Lastly, (and this is limited to female co-passengers), is the shampoo model feel-alike with her long dark hair streaming behind her. Only problem is, it plasters the face of the person right behind her. Now, we don't know for sure if she washed her hair (we could try to smell it of course but we're already irritated at this point, remember?), or if she has dandruff or even (yikes!) lice? We, of course, would not want to be showered with any nasty stuff.

Every commuter trip is an adventure. It might be good or bad so you'd do well to start it off with a prayer.

Please, let my passenger seatmate be ok at least...

Saturday, December 10, 2005

Love, Seriously

It may be a hangover from being educated in an all-girl Catholic school but I tend to think of love and marriage the old fashioned, till-death-do-us-part, way. Now, before I get rained on with barbed, feminist defense about liberal women having equal rights, let me just say that my firm belief for love and loyalty applies to both parties. And that, it is my ideal which means that I don't discount the fact that there are wrong marriages and abusive partners and other gray areas which might lead to a dissolution of a union.

It's just that I get sad whenever I hear of married couple's separating for reasons that are mostly just an excuse for their own inability to hold true to their vows. Especially if it has to do with third parties and there are children who gets hurt in the process. The choice, when a person marries, has been made. It is there for you to take the utmost care. And, when there are children, it is definitely not just about you and your partner anymore. Someone's security and happiness depends on you both. That is both a privilege and a great responsibility.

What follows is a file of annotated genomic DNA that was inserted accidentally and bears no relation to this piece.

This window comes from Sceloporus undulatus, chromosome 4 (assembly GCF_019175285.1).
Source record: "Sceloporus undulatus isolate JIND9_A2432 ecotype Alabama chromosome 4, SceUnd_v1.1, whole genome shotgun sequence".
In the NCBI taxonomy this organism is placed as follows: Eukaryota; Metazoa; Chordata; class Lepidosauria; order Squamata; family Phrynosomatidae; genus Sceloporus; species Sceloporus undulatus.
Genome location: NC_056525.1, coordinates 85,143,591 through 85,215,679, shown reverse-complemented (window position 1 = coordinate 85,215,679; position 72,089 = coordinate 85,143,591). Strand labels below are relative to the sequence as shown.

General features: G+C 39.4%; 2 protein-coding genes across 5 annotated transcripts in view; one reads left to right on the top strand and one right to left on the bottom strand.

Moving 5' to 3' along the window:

Sure, married people are human and they don't walk around with their eyes closed to the beautiful, attractive, or exciting people that they might meet, but that does not mean they should act on it to the detriment of their marriage. Temptations are dangerously sweet and its best to just avoid them. If one cannot, then a married person should close their minds entirely to even the slightest possibility of an affair. Flirtations are a no no. One can't have too much willpower and self-restraint in the face of an exciting fire play so don't even trust yourself about it. Like the plague, or AIDS, or SARS, its best to put oneself as far away from it as possible.

I'm thankful that we don't have divorce here since I see it just as a quick, conveniently legal way for people to change partners at a drop of a hat. It gives them reason not to give their all in marriage. Just look at Hollywood's couples, or rather, uncouples, and you'd know that divorce is actually the rule and not the exception for countries that have it.

Filipinos are generally old-fashioned when it comes to love and marriage. We tend to believe that marriage is a gift and must be hold dear. Children are raised to believe in its sanctity and the wholeness of a family. Separations and annulment are still frowned upon by society.

They say that each person is entitled to be happy. And, that if a person is not happy in marriage anymore, that it's well within their right to get out of it. But, the choice to marry in the first place was made by you. The decision to take on another person as a partner in life has been made by you in full knowledge that it will not always be in happy and perfect times. And that once you bring a child into this world in marriage, it is your sacred duty to safeguard his or her happiness. After all, as you yourself would say, we all are entitled to it.